This classic cottage pie recipe makes the traditional Irish comfort food dish synonymous with hearty Irish farmhouse cooking. Endearingly old fashioned, this Irish comfort food favourite consists of layers of savoury beef mince and vegetables, and cheesy mashed potatoes, which are baked, and served with buttery green peas. Wash it all down with red wine or Guinness.
We’re using the Irish holiday, St Patrick’s Day, which is on Thursday, as an excuse to cook Irish food this week. Though who really needs an excuse? Yesterday we published our incredibly moreish Irish stew recipe, which will make you a rich, deeply flavoured Irish stew, with a heavenly gravy thanks to an easy roux – and half a bottle of Shiraz!
Last Friday for our weekly Weekend Eggs breakfast eggs series, Terence shared his scrummy breakfast colcannon with bacon and eggs, which I highly recommend you make for breakfast on St Paddy’s Day. Or breakfast the day after if you’re planning on dressing in green and downing beers with your Irish mates. It’s a fantastic hangover cure.
And if you’re a colcannon lover, check out Terence’s sublime crispy salmon fillet with Irish colcannon and prawns. Based on a dish by Irish chef Liam Tomlin, which he used to cook at his Sydney restaurant Banc, one of our favourite restaurants back in the day, this prawn colcannon with salmon remains one of our favourite dishes, which Terence has been making for many years.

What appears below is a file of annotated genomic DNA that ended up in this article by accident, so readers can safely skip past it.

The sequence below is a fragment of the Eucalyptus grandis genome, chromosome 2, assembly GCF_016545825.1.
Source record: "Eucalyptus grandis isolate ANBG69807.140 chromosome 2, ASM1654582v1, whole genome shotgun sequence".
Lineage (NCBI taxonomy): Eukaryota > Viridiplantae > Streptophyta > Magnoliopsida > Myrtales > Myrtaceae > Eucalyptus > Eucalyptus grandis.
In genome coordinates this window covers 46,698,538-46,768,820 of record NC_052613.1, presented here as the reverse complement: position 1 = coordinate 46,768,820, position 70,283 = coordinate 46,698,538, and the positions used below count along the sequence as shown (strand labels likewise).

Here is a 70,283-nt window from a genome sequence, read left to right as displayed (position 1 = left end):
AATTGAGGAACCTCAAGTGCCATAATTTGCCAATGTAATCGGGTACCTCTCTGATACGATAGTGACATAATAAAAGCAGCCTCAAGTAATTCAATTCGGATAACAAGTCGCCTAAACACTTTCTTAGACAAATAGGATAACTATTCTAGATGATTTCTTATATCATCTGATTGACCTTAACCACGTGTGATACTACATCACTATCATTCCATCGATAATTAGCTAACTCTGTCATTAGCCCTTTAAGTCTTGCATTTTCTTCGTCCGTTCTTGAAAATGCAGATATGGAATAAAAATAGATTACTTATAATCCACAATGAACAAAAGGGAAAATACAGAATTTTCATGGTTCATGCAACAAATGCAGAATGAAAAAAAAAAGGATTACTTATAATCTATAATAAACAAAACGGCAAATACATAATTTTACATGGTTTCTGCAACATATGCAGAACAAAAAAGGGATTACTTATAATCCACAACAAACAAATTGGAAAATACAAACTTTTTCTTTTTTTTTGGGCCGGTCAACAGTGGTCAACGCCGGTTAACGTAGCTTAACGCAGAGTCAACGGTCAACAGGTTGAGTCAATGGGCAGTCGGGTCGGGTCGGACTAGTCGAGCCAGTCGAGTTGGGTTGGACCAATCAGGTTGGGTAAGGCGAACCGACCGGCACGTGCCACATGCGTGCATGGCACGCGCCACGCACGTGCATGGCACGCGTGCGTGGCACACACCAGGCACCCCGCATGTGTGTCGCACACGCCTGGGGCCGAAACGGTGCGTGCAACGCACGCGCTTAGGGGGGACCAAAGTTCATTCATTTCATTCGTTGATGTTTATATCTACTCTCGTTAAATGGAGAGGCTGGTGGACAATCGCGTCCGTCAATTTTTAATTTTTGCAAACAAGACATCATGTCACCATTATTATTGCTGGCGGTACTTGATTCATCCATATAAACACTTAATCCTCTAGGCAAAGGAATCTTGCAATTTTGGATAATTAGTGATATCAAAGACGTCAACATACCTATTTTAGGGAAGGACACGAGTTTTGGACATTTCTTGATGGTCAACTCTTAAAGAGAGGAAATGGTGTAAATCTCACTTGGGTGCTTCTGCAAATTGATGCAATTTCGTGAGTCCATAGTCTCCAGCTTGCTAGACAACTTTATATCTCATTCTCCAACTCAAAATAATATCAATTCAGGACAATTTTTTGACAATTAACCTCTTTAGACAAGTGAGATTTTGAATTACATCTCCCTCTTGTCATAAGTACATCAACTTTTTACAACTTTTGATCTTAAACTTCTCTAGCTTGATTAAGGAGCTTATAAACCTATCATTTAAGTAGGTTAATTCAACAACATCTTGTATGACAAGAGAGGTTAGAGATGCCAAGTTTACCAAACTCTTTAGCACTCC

And today I’m sharing this comforting classic cottage pie recipe, which will make you another quintessentially Irish dish that, like its cousin, shepherd’s pie, remains as popular as ever in Ireland, the United Kingdom, the Irish diaspora, and countries such as Australia, New Zealand, and the USA.
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Cottage Pie Recipe for an Old Fashioned Irish Farmhouse Favourite
This classic cottage pie recipe makes the traditional Irish comfort food dish that’s synonymous with hearty, rustic, Irish farmhouse cooking, which has become a much-loved culinary genre of Irish cooking in recent decades, embracing some of the most quintessential Irish dishes, such as a traditional Irish stew.
Of course, it must be said – before someone leaves a comment about how cottage pie is not only Irish and also is made in the UK, Australia, New Zealand, and so on – that, yes, it’s true, cottage pie is not confined to Ireland, we also grew up eating both cottage pie and shepherd’s pie in Australia. Which is why we’re sharing this recipe. (Insert smiling emoji.)
However, there is no denying the long history of cottage pie in Irish cooking that includes some of the oldest documented cottage pie recipes – as well as shepherd’s pie recipes – that are evidence that these savoury minced meat pies without pastry, topped with mashed potatoes, weren’t only made in England and its colonies.